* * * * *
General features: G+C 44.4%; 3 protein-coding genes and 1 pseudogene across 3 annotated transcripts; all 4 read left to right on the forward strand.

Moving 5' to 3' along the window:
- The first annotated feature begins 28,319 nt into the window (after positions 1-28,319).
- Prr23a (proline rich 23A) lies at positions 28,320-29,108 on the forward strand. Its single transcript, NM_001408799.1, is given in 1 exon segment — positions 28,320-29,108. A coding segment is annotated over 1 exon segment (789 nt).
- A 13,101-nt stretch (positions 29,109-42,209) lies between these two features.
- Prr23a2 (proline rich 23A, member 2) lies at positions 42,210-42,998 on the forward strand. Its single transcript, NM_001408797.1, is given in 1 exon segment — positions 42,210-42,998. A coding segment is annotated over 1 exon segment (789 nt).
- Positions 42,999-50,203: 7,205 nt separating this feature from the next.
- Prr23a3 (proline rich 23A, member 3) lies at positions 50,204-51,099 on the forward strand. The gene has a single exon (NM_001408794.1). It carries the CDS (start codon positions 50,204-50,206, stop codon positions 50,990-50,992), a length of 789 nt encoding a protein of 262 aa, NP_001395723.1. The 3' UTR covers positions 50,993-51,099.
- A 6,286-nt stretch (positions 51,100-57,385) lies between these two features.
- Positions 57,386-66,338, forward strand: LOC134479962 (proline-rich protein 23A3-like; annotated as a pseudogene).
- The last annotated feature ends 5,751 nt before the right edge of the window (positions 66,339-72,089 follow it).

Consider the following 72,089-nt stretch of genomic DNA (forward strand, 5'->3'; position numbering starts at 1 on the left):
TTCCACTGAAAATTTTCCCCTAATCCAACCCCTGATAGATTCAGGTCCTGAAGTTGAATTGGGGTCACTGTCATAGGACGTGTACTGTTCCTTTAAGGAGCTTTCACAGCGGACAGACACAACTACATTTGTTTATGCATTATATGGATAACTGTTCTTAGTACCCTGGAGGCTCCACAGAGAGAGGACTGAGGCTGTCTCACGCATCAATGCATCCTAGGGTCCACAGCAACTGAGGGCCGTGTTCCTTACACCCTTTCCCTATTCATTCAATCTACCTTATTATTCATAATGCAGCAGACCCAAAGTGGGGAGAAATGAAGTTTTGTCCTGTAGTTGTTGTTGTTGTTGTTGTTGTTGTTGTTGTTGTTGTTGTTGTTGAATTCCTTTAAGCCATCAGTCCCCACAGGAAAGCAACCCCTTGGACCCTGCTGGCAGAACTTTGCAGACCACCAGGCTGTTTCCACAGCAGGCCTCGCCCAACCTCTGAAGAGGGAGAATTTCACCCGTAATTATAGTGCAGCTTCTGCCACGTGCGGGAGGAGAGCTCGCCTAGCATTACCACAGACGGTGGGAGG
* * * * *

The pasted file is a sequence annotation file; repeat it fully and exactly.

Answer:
General features: G+C 44.4%; 3 protein-coding genes and 1 pseudogene across 3 annotated transcripts; all 4 read left to right on the forward strand.

Moving 5' to 3' along the window:
- The first annotated feature begins 28,319 nt into the window (after positions 1-28,319).
- Prr23a (proline rich 23A) lies at positions 28,320-29,108 on the forward strand. Its single transcript, NM_001408799.1, is given in 1 exon segment — positions 28,320-29,108. A coding segment is annotated over 1 exon segment (789 nt).
- A 13,101-nt stretch (positions 29,109-42,209) lies between these two features.
- Prr23a2 (proline rich 23A, member 2) lies at positions 42,210-42,998 on the forward strand. Its single transcript, NM_001408797.1, is given in 1 exon segment — positions 42,210-42,998. A coding segment is annotated over 1 exon segment (789 nt).
- Positions 42,999-50,203: 7,205 nt separating this feature from the next.
- Prr23a3 (proline rich 23A, member 3) lies at positions 50,204-51,099 on the forward strand. The gene has a single exon (NM_001408794.1). It carries the CDS (start codon positions 50,204-50,206, stop codon positions 50,990-50,992), a length of 789 nt encoding a protein of 262 aa, NP_001395723.1. The 3' UTR covers positions 50,993-51,099.
- A 6,286-nt stretch (positions 51,100-57,385) lies between these two features.
- Positions 57,386-66,338, forward strand: LOC134479962 (proline-rich protein 23A3-like; annotated as a pseudogene).
- The last annotated feature ends 5,751 nt before the right edge of the window (positions 66,339-72,089 follow it).

Consider the following 72,089-nt stretch of genomic DNA (forward strand, 5'->3'; position numbering starts at 1 on the left):
TTCCACTGAAAATTTTCCCCTAATCCAACCCCTGATAGATTCAGGTCCTGAAGTTGAATTGGGGTCACTGTCATAGGACGTGTACTGTTCCTTTAAGGAGCTTTCACAGCGGACAGACACAACTACATTTGTTTATGCATTATATGGATAACTGTTCTTAGTACCCTGGAGGCTCCACAGAGAGAGGACTGAGGCTGTCTCACGCATCAATGCATCCTAGGGTCCACAGCAACTGAGGGCCGTGTTCCTTACACCCTTTCCCTATTCATTCAATCTACCTTATTATTCATAATGCAGCAGACCCAAAGTGGGGAGAAATGAAGTTTTGTCCTGTAGTTGTTGTTGTTGTTGTTGTTGTTGTTGTTGTTGTTGTTGTTGTTGAATTCCTTTAAGCCATCAGTCCCCACAGGAAAGCAACCCCTTGGACCCTGCTGGCAGAACTTTGCAGACCACCAGGCTGTTTCCACAGCAGGCCTCGCCCAACCTCTGAAGAGGGAGAATTTCACCCGTAATTATAGTGCAGCTTCTGCCACGTGCGGGAGGAGAGCTCGCCTAGCATTACCACAGACGGTGGGAGG